SAMe has been shown invitroto enhance ATP levels in erythrocytes, enabling restoration of cell shape and conservation of deformability. Invivo, blood viscosity was reduced following injection of SAMe.

Pharmacokinetic Properties

Limited trials in healthy volunteers have demonstrated very low bioavailability after oral administration of SAMe, indicative of a significant first-pass effect and rapid metabolism in the liver. Peak plasma concentrations obtained with an enteric-coated tablet formulation are dose related, with a peak plasma concentration of 0.5 to 1 mg/L achieved 3 to 5 hours after single doses in the range of 400 to 1000mg.

Single intravenous doses of SAMe (100 and 500mg) have yielded volumes of distribution of 0.41 and 0.44 L/kg, respectively. Plasma protein binding is 5% or less. The rate of distribution to all body tissues is related to their degree of vascularity and blood flow. SAMe crosses the blood-brain barrier, with slow accumulation in the cerebrospinal fluid. Animal data suggest that exogenously administered SAMe follows the same metabolic pathways as the endogenous compound, namely, transmethylation, transsulphuration and decarboxylation. By 24 hours after intravenous administration of SAMe 100 or 500mg in healthy volunteers, 34% and 40% of unchanged drug, respectively, had appeared in urine. Urinary excretion of an oral 200mg dose of SAMe has been reported as 15.5% in 48 hours with faeces containing 23.5% at 72 hours. The remainder was probably incorporated into stable cellular pools. The half-life of SAMe in healthy volunteers was 80 to 100 minutes and 121 ininutes in a small group of patients with chronic liver disease.

Use in Patients with Liver Dysfunction

Trials in small numbers of patients with various types of chronic liver disease, including biliary or alcoholic cirrhosis, hepatitis or drug-induced cholestasis, have confirmed the short term effect of SAMe (intravenously or orally) relative to placebo in normalising measures of liver function (e.g. plasma levels of aspartate aminotransferase, γ-glutamyl transpeptidase, alkaline phosphatase, cysteine, taurine and methionine). Patients with chronic lead poisoning have shown reversal of liver enzyme abnormalities after SAMe therapy. Moreover, severe pruritus has been ameliorated in patients with cholestasis of diverse aetiology.

Of interest is the apparent ability of SAMe, when given concomitantly, to protect against hepatic dysfunction caused by other drugs, including steroids, certain anticon-vulsants, and tricyclic antidepressants, paracetamol and alcohol. SAMe was effective in normalising biochemical parameters in small groups of patients with metabolic disorders of bilirubin and porphyrin metabolism, such as Gilbert’s syndrome and infantile porphyria cutanea tarda.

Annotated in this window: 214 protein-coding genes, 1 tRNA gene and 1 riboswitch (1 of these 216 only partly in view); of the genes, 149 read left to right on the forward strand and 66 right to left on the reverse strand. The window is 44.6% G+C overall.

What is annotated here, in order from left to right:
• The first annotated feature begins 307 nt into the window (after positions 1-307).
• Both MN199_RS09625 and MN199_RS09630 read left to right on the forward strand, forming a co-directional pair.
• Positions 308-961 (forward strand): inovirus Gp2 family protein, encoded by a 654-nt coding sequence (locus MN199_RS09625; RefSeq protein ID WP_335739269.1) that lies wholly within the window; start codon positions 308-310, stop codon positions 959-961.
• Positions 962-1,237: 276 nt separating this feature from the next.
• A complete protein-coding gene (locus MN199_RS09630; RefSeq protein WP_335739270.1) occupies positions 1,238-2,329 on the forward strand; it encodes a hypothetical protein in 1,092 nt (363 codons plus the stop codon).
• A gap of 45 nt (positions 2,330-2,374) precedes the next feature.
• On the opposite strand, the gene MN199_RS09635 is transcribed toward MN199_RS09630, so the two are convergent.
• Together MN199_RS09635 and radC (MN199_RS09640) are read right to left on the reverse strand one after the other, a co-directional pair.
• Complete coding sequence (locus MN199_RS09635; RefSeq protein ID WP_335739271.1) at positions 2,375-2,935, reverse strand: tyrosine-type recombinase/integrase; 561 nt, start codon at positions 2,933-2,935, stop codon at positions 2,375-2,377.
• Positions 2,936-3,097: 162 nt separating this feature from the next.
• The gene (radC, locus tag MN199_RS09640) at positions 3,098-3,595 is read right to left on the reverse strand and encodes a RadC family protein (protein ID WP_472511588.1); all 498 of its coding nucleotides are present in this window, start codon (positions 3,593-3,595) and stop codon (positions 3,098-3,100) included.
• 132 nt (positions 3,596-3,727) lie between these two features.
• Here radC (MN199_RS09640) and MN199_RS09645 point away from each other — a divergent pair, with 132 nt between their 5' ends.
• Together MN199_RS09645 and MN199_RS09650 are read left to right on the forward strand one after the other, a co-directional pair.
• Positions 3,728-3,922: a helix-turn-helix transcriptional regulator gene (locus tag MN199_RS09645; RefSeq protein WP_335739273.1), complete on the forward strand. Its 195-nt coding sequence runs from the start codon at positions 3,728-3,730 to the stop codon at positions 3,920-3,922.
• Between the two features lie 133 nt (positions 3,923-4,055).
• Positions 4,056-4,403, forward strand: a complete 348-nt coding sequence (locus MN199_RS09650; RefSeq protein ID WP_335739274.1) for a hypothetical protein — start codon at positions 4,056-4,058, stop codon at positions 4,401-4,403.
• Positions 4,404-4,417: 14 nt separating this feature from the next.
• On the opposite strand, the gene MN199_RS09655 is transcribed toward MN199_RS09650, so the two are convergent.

Use in Patients with Affective Disorders

The major effect of SAMe in depressed patients is elevation of mood, the precise mechanism of which is unknown. Non-comparative trials in small groups of patients with various types of depression have shown a consistent improvement in mood with SAMe in daily dosages up to 1600mg orally or 500mg parenterally for up to 6 weeks, as determined by the Hamilton rating scale, with those patients recently diagnosed or previously responding to antidepressants being most improved. In a number of short term randomised, double-blind trials SAMe 75 to 400mg administered parenterally was consistently superior to placebo and was at least as effective as other antidepressant drugs administered parenterally (nomifensine, amitriptyline, imipramine and clomipramine), generally having an onset of action within the first 2 weeks of treatment. Furthermore, in combination with another agent (the β2-agonist fenoterol, mianserin or clomipramine), SAMe shortened the latency period and improved the response as compared with the other drug alone. The use of SAMe as an adjunct to treatment with other antidepressants is worthy of study if the time to treatment response can be reduced, especially in suicidal patients. Furthermore SAMe treatment was well tolerated, an asset in patients who experience significant adverse effects from tricyclic antidepressant therapy. The relative efficacy of SAMe administered orally should be pursued in longer term trials.

Use in Other Disorders

The wide range of effects of SAMe administration has led to the investigation of its use in many diverse conditions. Isolated reports have included clinical trials involving patients with Alzheimer’s; disease and epilepsy, where its effect was predominantly on mood but no change in the underlying condition could be demonstrated; migraine, where the incidence and severity of attacks was reduced; and primary fibromyalgia, where both joint pain and associated depression were improved. However, none of the above effects of SAMe have been adequately studied in well-designed trials s’uch that any conclusions can be drawn regarding its possible efficacy.

Adverse Effects

SAMe is very well tolerated. At oral doses of up to 1600mg daily no adverse effects have been noted other than occasional mild gastrointestinal effects. In a study of 20,641 patients with osteoarthritis the tolerability was assessed as good to very good in 87% of patients, the withdrawal rate being 5.2%, primarily early in treatment when doses were highest. In depressed patients tolerability was also good, with only a few patients developing anxiety. However, the transition from depression to hypomania was noted in some patients with bipolar illness.


The recommended daily dose of SAMe for the treatment of liver disorders, such as cholestasis, is 800mg parenterally or 1600mg orally. For parenteral administration in depressive illness 200 to 400 mg/day should be given for 15 to 20 days. Oral therapy is in the dose range 400 to 1600 mg/day.


Taurine Chronic Liver Disease Cholestasis Clomipramine Lead Poisoning 
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© ADIS Press Limited 1989

Authors and Affiliations

  • Heather A. Friedel
    • 1
  • Karen L. Goa
    • 1
  • Paul Benfield
    • 1
  1. 1.ADIS Drug Information ServicesAucklandNew Zealand